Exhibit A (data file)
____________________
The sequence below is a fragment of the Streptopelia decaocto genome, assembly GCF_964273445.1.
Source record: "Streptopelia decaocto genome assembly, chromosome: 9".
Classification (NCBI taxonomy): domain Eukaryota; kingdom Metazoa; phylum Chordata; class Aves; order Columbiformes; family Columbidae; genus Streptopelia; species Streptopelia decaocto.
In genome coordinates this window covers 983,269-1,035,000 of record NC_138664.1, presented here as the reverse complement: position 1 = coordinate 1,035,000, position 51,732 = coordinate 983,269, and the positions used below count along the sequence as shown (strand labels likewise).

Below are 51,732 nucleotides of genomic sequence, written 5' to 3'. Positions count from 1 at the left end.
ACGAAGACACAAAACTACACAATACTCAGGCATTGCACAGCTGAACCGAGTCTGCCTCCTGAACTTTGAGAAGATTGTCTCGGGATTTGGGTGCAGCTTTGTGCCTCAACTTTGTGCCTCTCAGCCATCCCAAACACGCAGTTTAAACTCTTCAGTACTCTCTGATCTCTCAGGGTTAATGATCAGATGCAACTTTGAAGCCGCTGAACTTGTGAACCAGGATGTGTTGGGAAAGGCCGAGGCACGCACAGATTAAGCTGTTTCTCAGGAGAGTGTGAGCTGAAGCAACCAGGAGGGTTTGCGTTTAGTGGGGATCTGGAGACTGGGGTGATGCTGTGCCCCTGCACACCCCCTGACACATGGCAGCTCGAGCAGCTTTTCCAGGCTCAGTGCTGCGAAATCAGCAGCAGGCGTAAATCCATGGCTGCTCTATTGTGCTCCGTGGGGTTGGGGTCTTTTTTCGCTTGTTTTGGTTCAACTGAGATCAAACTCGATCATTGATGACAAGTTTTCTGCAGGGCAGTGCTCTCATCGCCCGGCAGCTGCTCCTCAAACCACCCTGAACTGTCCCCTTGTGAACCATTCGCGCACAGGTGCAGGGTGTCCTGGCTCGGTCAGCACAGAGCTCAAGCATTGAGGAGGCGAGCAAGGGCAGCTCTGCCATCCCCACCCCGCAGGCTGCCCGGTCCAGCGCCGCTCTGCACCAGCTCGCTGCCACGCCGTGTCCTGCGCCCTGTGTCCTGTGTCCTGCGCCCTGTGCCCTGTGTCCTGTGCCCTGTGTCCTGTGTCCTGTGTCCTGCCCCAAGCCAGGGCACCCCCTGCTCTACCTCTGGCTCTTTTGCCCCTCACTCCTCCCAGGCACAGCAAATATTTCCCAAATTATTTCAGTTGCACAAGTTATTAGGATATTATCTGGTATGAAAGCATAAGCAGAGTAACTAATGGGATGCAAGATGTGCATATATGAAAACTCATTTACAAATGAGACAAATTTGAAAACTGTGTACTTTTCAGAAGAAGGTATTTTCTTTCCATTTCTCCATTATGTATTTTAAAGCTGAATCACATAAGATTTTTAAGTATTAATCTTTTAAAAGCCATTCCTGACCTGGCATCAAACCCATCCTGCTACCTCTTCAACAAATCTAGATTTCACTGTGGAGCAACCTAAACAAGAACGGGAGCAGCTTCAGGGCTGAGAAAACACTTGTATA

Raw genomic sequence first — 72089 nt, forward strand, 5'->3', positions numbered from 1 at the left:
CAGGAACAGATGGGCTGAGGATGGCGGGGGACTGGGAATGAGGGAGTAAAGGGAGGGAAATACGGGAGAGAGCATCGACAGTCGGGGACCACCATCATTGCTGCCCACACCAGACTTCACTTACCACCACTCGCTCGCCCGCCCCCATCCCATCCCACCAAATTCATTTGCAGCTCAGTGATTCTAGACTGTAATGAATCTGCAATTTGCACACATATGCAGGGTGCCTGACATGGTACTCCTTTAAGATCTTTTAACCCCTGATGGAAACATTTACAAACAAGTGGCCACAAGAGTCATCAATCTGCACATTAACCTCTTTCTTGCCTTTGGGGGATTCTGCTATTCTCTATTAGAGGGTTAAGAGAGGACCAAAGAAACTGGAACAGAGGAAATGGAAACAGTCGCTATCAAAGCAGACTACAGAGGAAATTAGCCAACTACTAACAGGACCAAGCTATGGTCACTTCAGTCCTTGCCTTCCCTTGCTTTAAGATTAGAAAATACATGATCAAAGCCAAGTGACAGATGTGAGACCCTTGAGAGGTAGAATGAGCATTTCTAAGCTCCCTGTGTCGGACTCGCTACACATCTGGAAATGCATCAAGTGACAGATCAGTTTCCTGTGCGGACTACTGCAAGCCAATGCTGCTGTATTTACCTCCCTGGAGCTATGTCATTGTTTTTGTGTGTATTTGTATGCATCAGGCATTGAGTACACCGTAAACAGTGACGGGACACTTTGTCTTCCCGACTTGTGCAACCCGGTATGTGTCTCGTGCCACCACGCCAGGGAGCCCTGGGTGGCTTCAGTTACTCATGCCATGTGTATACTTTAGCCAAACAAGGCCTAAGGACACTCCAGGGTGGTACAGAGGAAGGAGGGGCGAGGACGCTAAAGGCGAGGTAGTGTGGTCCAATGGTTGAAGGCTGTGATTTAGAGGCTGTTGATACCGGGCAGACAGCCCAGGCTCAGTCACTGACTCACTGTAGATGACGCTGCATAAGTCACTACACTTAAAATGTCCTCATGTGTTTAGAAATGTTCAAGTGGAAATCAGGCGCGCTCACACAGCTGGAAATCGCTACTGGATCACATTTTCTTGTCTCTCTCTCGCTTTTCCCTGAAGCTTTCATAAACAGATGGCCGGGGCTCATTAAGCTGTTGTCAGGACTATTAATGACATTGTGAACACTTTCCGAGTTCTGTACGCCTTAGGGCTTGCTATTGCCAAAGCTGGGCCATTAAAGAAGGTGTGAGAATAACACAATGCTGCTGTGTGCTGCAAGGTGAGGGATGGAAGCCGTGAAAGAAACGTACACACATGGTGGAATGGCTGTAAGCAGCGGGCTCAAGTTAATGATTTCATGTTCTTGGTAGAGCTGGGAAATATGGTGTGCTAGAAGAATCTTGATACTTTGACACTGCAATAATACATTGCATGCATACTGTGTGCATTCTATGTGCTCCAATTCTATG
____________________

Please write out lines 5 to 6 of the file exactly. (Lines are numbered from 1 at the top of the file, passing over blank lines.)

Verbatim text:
Below are 51,732 nucleotides of genomic sequence, written 5' to 3'. Positions count from 1 at the left end.
ACGAAGACACAAAACTACACAATACTCAGGCATTGCACAGCTGAACCGAGTCTGCCTCCTGAACTTTGAGAAGATTGTCTCGGGATTTGGGTGCAGCTTTGTGCCTCAACTTTGTGCCTCTCAGCCATCCCAAACACGCAGTTTAAACTCTTCAGTACTCTCTGATCTCTCAGGGTTAATGATCAGATGCAACTTTGAAGCCGCTGAACTTGTGAACCAGGATGTGTTGGGAAAGGCCGAGGCACGCACAGATTAAGCTGTTTCTCAGGAGAGTGTGAGCTGAAGCAACCAGGAGGGTTTGCGTTTAGTGGGGATCTGGAGACTGGGGTGATGCTGTGCCCCTGCACACCCCCTGACACATGGCAGCTCGAGCAGCTTTTCCAGGCTCAGTGCTGCGAAATCAGCAGCAGGCGTAAATCCATGGCTGCTCTATTGTGCTCCGTGGGGTTGGGGTCTTTTTTCGCTTGTTTTGGTTCAACTGAGATCAAACTCGATCATTGATGACAAGTTTTCTGCAGGGCAGTGCTCTCATCGCCCGGCAGCTGCTCCTCAAACCACCCTGAACTGTCCCCTTGTGAACCATTCGCGCACAGGTGCAGGGTGTCCTGGCTCGGTCAGCACAGAGCTCAAGCATTGAGGAGGCGAGCAAGGGCAGCTCTGCCATCCCCACCCCGCAGGCTGCCCGGTCCAGCGCCGCTCTGCACCAGCTCGCTGCCACGCCGTGTCCTGCGCCCTGTGTCCTGTGTCCTGCGCCCTGTGCCCTGTGTCCTGTGCCCTGTGTCCTGTGTCCTGTGTCCTGCCCCAAGCCAGGGCACCCCCTGCTCTACCTCTGGCTCTTTTGCCCCTCACTCCTCCCAGGCACAGCAAATATTTCCCAAATTATTTCAGTTGCACAAGTTATTAGGATATTATCTGGTATGAAAGCATAAGCAGAGTAACTAATGGGATGCAAGATGTGCATATATGAAAACTCATTTACAAATGAGACAAATTTGAAAACTGTGTACTTTTCAGAAGAAGGTATTTTCTTTCCATTTCTCCATTATGTATTTTAAAGCTGAATCACATAAGATTTTTAAGTATTAATCTTTTAAAAGCCATTCCTGACCTGGCATCAAACCCATCCTGCTACCTCTTCAACAAATCTAGATTTCACTGTGGAGCAACCTAAACAAGAACGGGAGCAGCTTCAGGGCTGAGAAAACACTTGTATA